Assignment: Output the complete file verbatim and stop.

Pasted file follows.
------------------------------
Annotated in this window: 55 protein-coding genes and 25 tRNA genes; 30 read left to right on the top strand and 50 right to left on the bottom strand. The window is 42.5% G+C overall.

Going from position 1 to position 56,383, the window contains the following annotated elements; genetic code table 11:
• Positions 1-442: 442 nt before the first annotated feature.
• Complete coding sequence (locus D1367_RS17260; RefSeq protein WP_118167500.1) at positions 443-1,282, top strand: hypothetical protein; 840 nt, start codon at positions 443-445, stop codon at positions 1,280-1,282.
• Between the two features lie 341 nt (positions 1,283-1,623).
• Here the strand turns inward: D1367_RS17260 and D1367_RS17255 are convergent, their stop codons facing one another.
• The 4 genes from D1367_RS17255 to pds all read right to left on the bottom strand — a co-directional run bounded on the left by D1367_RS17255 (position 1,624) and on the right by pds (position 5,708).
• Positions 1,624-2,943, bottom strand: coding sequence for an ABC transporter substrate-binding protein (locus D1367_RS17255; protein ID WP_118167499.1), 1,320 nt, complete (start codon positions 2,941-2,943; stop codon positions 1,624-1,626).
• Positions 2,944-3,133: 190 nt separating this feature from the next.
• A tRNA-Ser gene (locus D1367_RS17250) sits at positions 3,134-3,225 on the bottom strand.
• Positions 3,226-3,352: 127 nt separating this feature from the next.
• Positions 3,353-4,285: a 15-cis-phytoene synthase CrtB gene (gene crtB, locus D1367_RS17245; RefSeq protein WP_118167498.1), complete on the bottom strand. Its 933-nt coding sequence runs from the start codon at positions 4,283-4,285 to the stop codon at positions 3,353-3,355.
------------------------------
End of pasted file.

Annotated in this window: 55 protein-coding genes and 25 tRNA genes; 30 read left to right on the top strand and 50 right to left on the bottom strand. The window is 42.5% G+C overall.

Going from position 1 to position 56,383, the window contains the following annotated elements; genetic code table 11:
• Positions 1-442: 442 nt before the first annotated feature.
• Complete coding sequence (locus D1367_RS17260; RefSeq protein WP_118167500.1) at positions 443-1,282, top strand: hypothetical protein; 840 nt, start codon at positions 443-445, stop codon at positions 1,280-1,282.
• Between the two features lie 341 nt (positions 1,283-1,623).
• Here the strand turns inward: D1367_RS17260 and D1367_RS17255 are convergent, their stop codons facing one another.
• The 4 genes from D1367_RS17255 to pds all read right to left on the bottom strand — a co-directional run bounded on the left by D1367_RS17255 (position 1,624) and on the right by pds (position 5,708).
• Positions 1,624-2,943, bottom strand: coding sequence for an ABC transporter substrate-binding protein (locus D1367_RS17255; protein ID WP_118167499.1), 1,320 nt, complete (start codon positions 2,941-2,943; stop codon positions 1,624-1,626).
• Positions 2,944-3,133: 190 nt separating this feature from the next.
• A tRNA-Ser gene (locus D1367_RS17250) sits at positions 3,134-3,225 on the bottom strand.
• Positions 3,226-3,352: 127 nt separating this feature from the next.
• Positions 3,353-4,285: a 15-cis-phytoene synthase CrtB gene (gene crtB, locus D1367_RS17245; RefSeq protein WP_118167498.1), complete on the bottom strand. Its 933-nt coding sequence runs from the start codon at positions 4,283-4,285 to the stop codon at positions 3,353-3,355.